It's not so much that podcasts are evil, it's just that we let our kids have unrestricted access to that computer, so we don't just want to let them waste away hours of time doing mindless things there. They have access to e-mail, MS Office, iTunes, iLife, and all the creative apps like photoshop and dreamweaver and Lego MindStorms. No games, Web browsers, that sort of thing. Recently our son was grounded, meaning he had no access at all to his Gamecube, computer games, or TV. So he just substituted podcasts for that, and it didn't really seem like punishment. We'd probably allow podcasts if he wasn't currently grounded.

    Also, under normal (not grounded) circumstances, we let them use the Web on public computers (so we can look over their shoulder occasionally just to make sure they're not getting into bestiality or some kind of nazi-lobotomist cult), so we're not really all that restrictive. We'd just like to be able to lock down the computer that they have unrestricted access to.
     
  7. Jschultz macrumors 6502a

    Jschultz

    Joined:
    Mar 14, 2005
    Location:
    Chicago, IL
    #7
    I'm running Tiger on a rev. A mini as we speak. 256 mb of ram. it's do-able, but optimal. It's funny cos you have to choose between itunes or safari/ichat. can't do the three at the same time. otherwise it sloooows. Also, myspace freezes on me ALOT.
     
  8. bankshot macrumors 65816

    bankshot

    Joined:
    Jan 23, 2003
    Location:
    Southern California
    #8
    I know what you meant, just thought that was a bit humorous. :D
     
  9. bankshot macrumors 65816

    bankshot

    Joined:
    Jan 23, 2003
    Location:
    Southern California
    #9
    This method will work regardless of the OS version. It's a bit of a hack and you have to remember to undo it before applying any software updates, but it's foolproof! (as long as your kid doesn't have admin rights, but that goes without saying if you're trying to apply such restrictions) Basically you'll rename the executable file buried within the Safari package.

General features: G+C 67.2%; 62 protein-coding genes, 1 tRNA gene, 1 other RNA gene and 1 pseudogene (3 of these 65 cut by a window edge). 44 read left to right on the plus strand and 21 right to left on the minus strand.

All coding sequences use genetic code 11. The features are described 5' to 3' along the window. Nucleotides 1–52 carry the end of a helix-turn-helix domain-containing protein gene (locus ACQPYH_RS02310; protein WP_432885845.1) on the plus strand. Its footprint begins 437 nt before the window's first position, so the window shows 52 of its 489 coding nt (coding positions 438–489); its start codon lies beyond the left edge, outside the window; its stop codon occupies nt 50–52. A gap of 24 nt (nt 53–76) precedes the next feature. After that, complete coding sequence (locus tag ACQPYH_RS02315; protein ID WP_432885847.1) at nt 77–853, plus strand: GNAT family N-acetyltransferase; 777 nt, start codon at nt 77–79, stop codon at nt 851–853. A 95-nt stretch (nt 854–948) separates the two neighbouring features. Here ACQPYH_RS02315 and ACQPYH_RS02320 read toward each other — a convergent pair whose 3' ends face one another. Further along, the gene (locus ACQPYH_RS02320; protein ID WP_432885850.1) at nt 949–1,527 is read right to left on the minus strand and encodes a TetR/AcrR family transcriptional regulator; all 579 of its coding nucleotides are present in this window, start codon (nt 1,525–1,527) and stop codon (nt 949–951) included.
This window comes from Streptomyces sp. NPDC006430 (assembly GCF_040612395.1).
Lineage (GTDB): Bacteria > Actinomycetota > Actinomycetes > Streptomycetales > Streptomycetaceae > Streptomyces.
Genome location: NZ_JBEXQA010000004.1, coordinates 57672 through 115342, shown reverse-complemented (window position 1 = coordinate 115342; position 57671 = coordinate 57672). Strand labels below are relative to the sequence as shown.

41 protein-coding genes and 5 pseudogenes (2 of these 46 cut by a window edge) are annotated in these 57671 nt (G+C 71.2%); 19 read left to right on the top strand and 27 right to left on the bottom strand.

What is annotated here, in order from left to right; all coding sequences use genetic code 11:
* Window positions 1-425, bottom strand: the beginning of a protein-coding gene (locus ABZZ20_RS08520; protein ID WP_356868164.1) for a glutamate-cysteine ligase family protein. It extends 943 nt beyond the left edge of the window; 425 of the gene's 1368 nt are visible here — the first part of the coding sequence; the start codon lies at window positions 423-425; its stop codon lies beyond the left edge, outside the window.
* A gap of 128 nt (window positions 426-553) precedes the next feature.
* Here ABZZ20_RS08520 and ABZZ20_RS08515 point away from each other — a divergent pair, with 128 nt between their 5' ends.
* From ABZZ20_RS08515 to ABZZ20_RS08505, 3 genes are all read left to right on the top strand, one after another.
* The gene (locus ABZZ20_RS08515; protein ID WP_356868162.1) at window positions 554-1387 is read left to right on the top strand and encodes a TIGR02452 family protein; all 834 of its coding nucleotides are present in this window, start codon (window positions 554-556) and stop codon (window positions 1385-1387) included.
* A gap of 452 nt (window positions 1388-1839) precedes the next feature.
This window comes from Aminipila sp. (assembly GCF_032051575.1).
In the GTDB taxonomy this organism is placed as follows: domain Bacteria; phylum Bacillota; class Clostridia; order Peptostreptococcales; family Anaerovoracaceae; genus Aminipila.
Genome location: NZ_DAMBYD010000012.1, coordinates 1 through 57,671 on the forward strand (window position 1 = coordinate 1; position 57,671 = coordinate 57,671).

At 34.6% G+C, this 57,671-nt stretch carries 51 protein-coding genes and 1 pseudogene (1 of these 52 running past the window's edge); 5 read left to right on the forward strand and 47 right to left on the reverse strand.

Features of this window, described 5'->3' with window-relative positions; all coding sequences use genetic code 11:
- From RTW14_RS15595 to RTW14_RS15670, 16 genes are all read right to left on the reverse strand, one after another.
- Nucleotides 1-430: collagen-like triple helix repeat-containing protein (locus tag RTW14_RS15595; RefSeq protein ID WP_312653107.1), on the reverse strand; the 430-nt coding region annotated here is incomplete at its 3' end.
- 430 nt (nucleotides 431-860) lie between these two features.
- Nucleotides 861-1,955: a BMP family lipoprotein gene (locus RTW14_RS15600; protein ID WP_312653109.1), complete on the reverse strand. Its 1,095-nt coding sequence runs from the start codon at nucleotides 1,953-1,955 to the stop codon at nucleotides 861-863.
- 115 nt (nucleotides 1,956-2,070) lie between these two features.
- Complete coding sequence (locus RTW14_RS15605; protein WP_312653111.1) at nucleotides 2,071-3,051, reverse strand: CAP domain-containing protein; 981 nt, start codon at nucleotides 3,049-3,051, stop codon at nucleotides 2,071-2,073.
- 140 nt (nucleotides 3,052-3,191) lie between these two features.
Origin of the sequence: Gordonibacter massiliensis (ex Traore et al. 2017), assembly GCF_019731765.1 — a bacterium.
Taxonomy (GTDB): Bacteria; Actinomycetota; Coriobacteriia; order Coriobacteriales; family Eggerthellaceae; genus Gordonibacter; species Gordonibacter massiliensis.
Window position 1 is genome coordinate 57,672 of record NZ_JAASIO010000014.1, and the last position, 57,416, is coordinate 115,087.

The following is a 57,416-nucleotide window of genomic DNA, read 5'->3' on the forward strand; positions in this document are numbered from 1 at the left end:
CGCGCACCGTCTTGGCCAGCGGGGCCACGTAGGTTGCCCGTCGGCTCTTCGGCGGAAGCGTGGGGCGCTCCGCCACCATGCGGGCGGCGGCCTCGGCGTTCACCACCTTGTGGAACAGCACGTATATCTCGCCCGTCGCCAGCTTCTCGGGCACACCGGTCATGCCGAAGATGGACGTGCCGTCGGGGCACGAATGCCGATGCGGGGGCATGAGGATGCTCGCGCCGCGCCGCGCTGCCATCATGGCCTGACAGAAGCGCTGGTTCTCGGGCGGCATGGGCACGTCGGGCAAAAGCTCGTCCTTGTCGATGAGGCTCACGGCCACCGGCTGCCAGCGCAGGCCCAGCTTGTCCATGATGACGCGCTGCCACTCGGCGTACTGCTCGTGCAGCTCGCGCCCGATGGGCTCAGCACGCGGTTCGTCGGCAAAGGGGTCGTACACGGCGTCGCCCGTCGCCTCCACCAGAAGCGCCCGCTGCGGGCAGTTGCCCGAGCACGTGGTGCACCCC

1. Go to /Applications in Finder.
    2. Right-click on Safari and select Show Package Contents
    3. Navigate to Contents, then MacOS
    4. Rename the file Safari to anything - like "No Safari" or whatever.

    Boom, Safari no longer launches. Just make sure you rename that file back to Safari before doing any software update!

    I'm sure it would be easy to write an AppleScript to toggle back and forth...

    Of course, if "unrestricted" people also use the machine simultaneously, this doesn't work. It assumes you want nobody at all to run Safari. You could give the unrestricted people their own private copy of Safari, but maybe that's too much hassle to be worth it. ;)
     
  10. wordmunger thread starter macrumors 603

    wordmunger

    Joined:
    Sep 3, 2003
    Location:
    North Carolina
    #10
    Hmm... that's cool, but rather inconvenient. We do occasionally need to log in as administrator and access Safari. The trick that worked before was to put Safari.app in the admin's user folder. Now that doesn't work any more. I'm wondering if there's some way to manually change permissions so it won't run for anyone but an admin.
     
  11. bankshot macrumors 65816

    bankshot

    Joined:
    Jan 23, 2003
    Location:
    Southern California
    #11
    Ah yes, good thinking! Indeed, there is an easy way to do it. This time:

    • Right-click Safari and choose Get Info
    • Click the triangle to expand Ownership & Permissions, then Details
    • Click the little lock icon to unlock it
    • Change Owner to your admin user
    • Change the permission of Others to No Access
    • Change owner back to system

    The only caveat I can think of here is that a software update may reset the permissions. And doing a Repair Permissions will almost certainly do so. But at least you won't have any hassle when switching to and from the admin user.